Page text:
|The Author is Former Director General of Information Systems and A Special Forces Veteran, Indian Army|
It was reported in these columns that the Defence Research and Development Organisation (DRDO) has provided ‘Bharat’ surveillance drones’ produces by the Chandigarh-based Terminal Ballistics Research Laboratory (TBRL) to the troops engaged in a standoff with China in Eastern Ladakh. The production capacity is not known but the requirement will be considerable since the entire length of Line of Actual Control has been activated. It was also reported that the Army wants the Israeli Heron UAVs to be armed with lasers, for which the Ministry of Defence (MoD) has set up a committee.
In terms of drones, the DRDO till now has to its credit the Pilotless Target Aircraft (PTA) ‘Lakshya’ and Multi-Mission Unmanned Aerial Vehicle (UAV) ‘Nishant’. Though not introduced in service, Aerial Development Establishment (ADE) of the DRDO in conjunction National Aerospace Laboratories (NAL) under the Council of Scientific and Industrial Research (CSIR) has also reportedly developed Micro Aerial Vehicles (MAVs) and UAVs. These aerial vehicles have an endurance of 20 minutes to one hour. Three MAVs namely Black Kite, Golden Hawk and Pushpak have been designed and developed. These are fully autonomous air vehicles. Two variants of 2 Kg class FWMUAV have also been developed – ‘Imperial Eagle’ and ‘Slybird’. A gimbaled payload provides ISR information and a video tracking system ensures continuous ISR information during the flight and a Ground Control Station controls the entire mission from launch to recovery. An image processing system provides the processed data in near real time for taking action on available ISR information. Imperial Eagle and Slybird are reportedly in the same class as the RQ-11 Raven UAV of the US.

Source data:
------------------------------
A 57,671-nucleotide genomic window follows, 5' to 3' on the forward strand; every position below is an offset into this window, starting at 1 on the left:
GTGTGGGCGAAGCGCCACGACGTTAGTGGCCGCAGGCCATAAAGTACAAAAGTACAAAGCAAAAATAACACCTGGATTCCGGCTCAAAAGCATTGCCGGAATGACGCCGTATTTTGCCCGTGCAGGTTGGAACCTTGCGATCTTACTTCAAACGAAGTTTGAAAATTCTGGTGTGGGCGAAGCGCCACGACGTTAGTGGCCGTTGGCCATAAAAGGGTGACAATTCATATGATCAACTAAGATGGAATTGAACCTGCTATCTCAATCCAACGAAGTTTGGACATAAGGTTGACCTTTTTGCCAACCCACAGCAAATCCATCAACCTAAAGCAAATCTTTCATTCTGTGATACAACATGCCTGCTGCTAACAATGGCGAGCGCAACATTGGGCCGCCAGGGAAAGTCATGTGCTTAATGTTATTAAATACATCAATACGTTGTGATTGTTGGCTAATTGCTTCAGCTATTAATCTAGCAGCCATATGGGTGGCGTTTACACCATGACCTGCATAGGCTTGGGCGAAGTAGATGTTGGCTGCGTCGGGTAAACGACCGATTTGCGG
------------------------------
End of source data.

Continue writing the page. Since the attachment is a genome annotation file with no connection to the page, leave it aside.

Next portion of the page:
China has been producing some 1000 drones on an average, on daily basis, and is years ahead of India, which too has been covered in these columns over past years. Ironically, we appear to have woken up because of the Chinese aggression in Eastern Ladakh. Not only does China’s massive drone production capability and technological advancements have provided the Peoples Liberation Army (PLA) with variety of multipurpose drones, China has been competing for world record in swarm drones. In December 2017, China set its own record at Guangzhou; demonstrating 1,108 drones operating together and performing variety of tasks. This record was overtaken by the technical giant, Intel, by launching a swarm of 1200 drones during the Pyeongchang Winter Olympics 2018 held in South Korea during February 2018. But China overtook that record soon by flying a swarm of 1374 drones during Labour Day celebrations at Xian on May 1, 2018. China displayed a ‘military’ drone swarm of 119 drones in August 2017, breaking the US record of 103 drones in the same year. PLA envisages using drone swarms even against US fighter jets, naval vessels and even aircraft carriers. China also successfully carried out tests in 2017 for launching drones using electromagnetic pulse (EMP), wherein the drones reached speeds of 100 km/hr within few moments of launch and autonomously adjusted their trajectory and their altitudes as they streamed towards the target. This is something that both the Indian Army and the Indian Navy should be prepared for – Army in the current standoff itself. China can also pose such threat in conjunction with Pakistan. In December 2018, the Adani Group and Israel’s Elbit Systems have opened a unit in Hyderabad to develop Hermes 900 and Hermes 480 medium altitude long-endurance UAVs for the Indian and global market but China and the world are moving at a much faster pace.